He backed the mare out of the trailer and I caught my breath. She had a gash on her forehead that had spewed blood all over her lovely white head. I asked how she had injured herself but Justin didn’t answer. We walked “Snow” into the arena. I saw that her right front hoof was very misshapen. The hoof wall was so dished, or concave, it looked almost as if it had been crushed at some point in time. Justin assured me that Snow was perfectly sound, despite the irregular hoof. We wiped the blood away and saw that the laceration on her head was not serious.
My husband and I both rode Snow in the arena and indeed, she was gentle and very well behaved. Jill had stated clearly that we had a six-week trial period with the mare. If we chose not to keep her, our money would be returned in full. As my husband wrote the check from our joint personal account (payable to Justin), I read the contract given to me by Justin. It was pre-printed with Justin’s name and phone number and had blank lines for any additional conditions we wanted to include. The seller had already written the details of the six-week trial period into the contract. I added the provision that we would receive the signed registration papers for the horse within 10 days of the end of the six-week period, should we decide to keep the mare. We also included the name, age, gender, and color of the horse. I signed it and so did Justin. What I didn’t catch at that time was that nowhere on the contract did I have Justin’s address, or that of the trainer, Jill’s.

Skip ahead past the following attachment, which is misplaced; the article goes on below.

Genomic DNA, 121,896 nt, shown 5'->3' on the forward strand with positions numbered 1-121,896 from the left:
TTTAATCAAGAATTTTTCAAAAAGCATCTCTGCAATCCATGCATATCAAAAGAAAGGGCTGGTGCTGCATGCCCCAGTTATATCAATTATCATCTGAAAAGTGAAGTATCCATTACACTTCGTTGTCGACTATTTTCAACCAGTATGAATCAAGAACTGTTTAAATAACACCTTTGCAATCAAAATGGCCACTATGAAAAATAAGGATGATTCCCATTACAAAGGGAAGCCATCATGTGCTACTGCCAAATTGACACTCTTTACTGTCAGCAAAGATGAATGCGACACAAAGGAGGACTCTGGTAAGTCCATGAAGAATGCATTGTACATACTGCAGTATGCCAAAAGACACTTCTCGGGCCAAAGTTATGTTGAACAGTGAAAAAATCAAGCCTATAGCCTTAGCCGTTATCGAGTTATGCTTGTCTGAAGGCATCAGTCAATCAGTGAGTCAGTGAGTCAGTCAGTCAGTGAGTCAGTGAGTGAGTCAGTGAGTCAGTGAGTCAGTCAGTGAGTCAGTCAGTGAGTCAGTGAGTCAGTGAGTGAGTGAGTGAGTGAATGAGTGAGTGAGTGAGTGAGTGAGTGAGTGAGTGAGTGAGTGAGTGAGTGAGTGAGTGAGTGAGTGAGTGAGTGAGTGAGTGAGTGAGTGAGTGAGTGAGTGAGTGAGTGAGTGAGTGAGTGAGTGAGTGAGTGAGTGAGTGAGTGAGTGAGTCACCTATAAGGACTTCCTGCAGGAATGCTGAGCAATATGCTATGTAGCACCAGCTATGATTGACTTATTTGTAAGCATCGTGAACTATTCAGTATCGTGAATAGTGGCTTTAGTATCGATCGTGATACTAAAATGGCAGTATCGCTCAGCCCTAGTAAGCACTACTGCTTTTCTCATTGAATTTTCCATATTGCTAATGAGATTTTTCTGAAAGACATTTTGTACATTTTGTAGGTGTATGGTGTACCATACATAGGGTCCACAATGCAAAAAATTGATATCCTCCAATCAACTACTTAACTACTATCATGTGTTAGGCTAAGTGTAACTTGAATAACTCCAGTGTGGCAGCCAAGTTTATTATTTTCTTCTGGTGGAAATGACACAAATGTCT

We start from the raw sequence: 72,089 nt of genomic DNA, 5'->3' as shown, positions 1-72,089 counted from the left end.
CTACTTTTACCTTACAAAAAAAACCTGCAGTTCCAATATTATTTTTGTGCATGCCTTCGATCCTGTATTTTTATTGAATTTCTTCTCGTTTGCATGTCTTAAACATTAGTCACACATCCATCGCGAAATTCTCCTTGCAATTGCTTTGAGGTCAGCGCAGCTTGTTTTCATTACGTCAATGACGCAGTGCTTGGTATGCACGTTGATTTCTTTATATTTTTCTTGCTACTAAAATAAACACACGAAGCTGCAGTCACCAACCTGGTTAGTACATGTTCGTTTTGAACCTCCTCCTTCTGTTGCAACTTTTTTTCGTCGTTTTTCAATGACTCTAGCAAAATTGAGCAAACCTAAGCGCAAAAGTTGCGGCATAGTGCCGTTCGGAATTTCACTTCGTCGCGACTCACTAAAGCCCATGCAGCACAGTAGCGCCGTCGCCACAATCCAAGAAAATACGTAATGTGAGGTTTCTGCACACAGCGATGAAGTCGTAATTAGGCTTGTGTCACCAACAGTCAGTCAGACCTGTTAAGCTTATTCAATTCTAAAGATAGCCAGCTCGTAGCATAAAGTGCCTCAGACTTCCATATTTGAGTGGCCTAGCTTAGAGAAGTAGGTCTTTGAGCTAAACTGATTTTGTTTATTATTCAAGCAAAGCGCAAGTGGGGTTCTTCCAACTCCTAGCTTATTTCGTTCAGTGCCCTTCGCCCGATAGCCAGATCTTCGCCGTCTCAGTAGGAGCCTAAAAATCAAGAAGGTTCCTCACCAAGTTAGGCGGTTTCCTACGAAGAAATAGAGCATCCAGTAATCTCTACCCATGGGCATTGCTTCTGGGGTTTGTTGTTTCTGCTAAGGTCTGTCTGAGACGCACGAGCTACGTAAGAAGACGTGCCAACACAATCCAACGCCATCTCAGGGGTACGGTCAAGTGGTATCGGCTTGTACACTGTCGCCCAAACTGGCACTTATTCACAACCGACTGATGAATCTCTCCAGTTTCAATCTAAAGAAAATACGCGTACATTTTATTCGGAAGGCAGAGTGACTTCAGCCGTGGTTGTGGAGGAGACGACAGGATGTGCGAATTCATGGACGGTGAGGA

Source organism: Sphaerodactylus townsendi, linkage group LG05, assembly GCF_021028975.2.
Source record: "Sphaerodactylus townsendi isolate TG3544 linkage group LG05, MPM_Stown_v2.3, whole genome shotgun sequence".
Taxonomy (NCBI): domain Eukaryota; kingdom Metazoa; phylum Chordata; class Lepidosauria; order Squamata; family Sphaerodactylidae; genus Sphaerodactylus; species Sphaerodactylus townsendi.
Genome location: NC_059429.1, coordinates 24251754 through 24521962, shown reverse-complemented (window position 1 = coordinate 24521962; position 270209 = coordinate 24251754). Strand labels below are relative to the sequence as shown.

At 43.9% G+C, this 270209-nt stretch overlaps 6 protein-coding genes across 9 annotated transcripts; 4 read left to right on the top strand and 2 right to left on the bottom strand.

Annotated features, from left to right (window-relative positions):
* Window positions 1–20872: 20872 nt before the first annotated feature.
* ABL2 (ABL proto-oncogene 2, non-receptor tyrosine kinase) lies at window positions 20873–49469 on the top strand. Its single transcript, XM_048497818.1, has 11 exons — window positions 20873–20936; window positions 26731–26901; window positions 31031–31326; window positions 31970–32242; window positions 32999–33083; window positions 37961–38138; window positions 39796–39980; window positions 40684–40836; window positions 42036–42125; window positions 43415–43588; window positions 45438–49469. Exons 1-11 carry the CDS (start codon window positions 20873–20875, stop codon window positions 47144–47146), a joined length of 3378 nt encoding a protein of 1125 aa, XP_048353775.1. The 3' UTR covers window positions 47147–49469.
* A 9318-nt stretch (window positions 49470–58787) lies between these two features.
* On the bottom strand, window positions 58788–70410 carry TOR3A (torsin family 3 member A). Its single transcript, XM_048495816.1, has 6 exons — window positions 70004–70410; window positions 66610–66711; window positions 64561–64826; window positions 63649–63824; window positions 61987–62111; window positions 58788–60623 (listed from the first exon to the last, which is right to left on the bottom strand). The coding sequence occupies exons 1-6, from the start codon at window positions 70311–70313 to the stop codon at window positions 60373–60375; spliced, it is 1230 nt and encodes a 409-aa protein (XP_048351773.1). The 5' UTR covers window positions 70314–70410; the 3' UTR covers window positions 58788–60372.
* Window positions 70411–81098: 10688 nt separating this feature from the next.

We were excited about Snow. She was a pretty, affectionate mare, and just the right size for me at 15.1 hands. I did ask Justin if he actually owned Snow, and he said something about he and Jill being business partners and that they worked together. He did not say specifically that he owned the horse, and in my distracted state, I didn’t press him for details.